Reza Rahaman is vice president of research, development and innovation in the specialty division at the Clorox Company (Oakland, CA).

Rahaman is also the leader of the Clorox Pride employee resource group. “I realize that being out and living my work life with authenticity has consequences beyond me, and that I have a responsibility to act as a role model for others.”

He earned his BS in chemical engineering in 1984 from the Imperial College London and an MSChE at Massachusetts Institute of Technology (MIT, Cambridge) a year later. He completed his PhD in chemical engineering at MIT in 1989.

Following his PhD, Rahaman got a job with American Cyanamid Company (now Pfizer). For nine years he was a research chemical engineer, senior research engineer and group leader of process development, responsible for development and scale-up of the company’s agricultural chemicals and animal health products. He was also group manager for international product development and senior group leader for the metabolism and residue department.

In 1998, Rahaman moved to Zeneca Crop Protection, a division of AstraZeneca (London, England), as function manager for dietary exposure.

Two years later he came to the Clorox Company, first as department manager of product safety for microbiology, environmental and regulatory compliance, then as department manager of home care product development.

A series of promotions within R&D; followed. In 2007, he became director of the health and wellness public policy office, leading efforts for automated communication to the EPA regarding health outcomes resulting from the use of disinfecting products.

From there he was vice president of global technology. “I led product safety, microbiology, compliance and public policy-influencing efforts,” he says.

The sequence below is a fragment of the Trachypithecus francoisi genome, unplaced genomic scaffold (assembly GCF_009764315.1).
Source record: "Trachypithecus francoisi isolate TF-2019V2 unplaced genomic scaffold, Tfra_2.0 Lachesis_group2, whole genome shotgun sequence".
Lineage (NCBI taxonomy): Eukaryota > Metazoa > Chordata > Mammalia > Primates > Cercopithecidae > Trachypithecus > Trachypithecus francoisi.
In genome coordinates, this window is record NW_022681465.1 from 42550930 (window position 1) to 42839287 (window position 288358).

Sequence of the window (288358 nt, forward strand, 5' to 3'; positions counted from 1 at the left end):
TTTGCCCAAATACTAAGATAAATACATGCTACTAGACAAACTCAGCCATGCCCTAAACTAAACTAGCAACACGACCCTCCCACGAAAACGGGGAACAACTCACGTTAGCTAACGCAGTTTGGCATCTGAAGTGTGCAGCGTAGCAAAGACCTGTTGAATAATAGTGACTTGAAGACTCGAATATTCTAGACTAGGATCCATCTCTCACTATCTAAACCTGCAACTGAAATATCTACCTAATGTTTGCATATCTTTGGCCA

In 2010 Rahaman was appointed to his current position. Clorox’s specialty division includes a range of brands: Burt’s Bees, Glad, Brita, Fresh Step, Scoop Away, Hidden Valley, KC Masterpiece, Soy Vay, Nueva Cocina, Kingsford and more. “I am accountable for developing a technical strategy for each of the businesses and innovation pipelines to deliver on those strategies.”

A thought-out process
“Coming out for me has been a gradual process. As I first got comfortable with my sexuality, I came out to friends and family. Work followed and was phased in.”

Rahaman believes that diversity drives innovation, and he has learned to be a strong and vocal ally for diversity in all its forms. “Recruiting, developing and leveraging diversity for the teams that solve work problems each day gives us a competitive advantage,” he says, “whether that involves recruiting LGBT talent, leveraging geographic and demographic diversity for different points of view, or drawing out the quieter voices in the room so their sometimes profound thoughts are on the table. We want to be a mosaic where each color shines brightly and individually, but the whole is beautiful and cohesive.”

Cited for equality
“The Clorox Company is a leader in advancing LGBT workplace rights,” says Erby Foster, director of diversity and inclusion. He notes that since 2006, the company has earned a top score on the Corporate Equality Index, the national benchmarking tool on corporate policies for LGBT employees, issued yearly by the Human Rights Campaign (hrc.org).

“One of the primary ways Clorox provides support is through the Clorox Pride employee resource group (ERG), which helps employees connect with each other and enhances recruitment, retention, development and engagement,” Foster says.

Foster encourages all job candidates, whatever their backgrounds, to share their passionate points of view. “Today’s global marketplace is very different from the one many of us grew up in. It requires new approaches and a diverse leadership team in terms of world views, experiences and thought processes,” he says.

“Diversity and a culture of inclusion are not only the right thing to do, but also good business for Clorox.”

Principal product engineer Phil Reeves finds his place at Comcast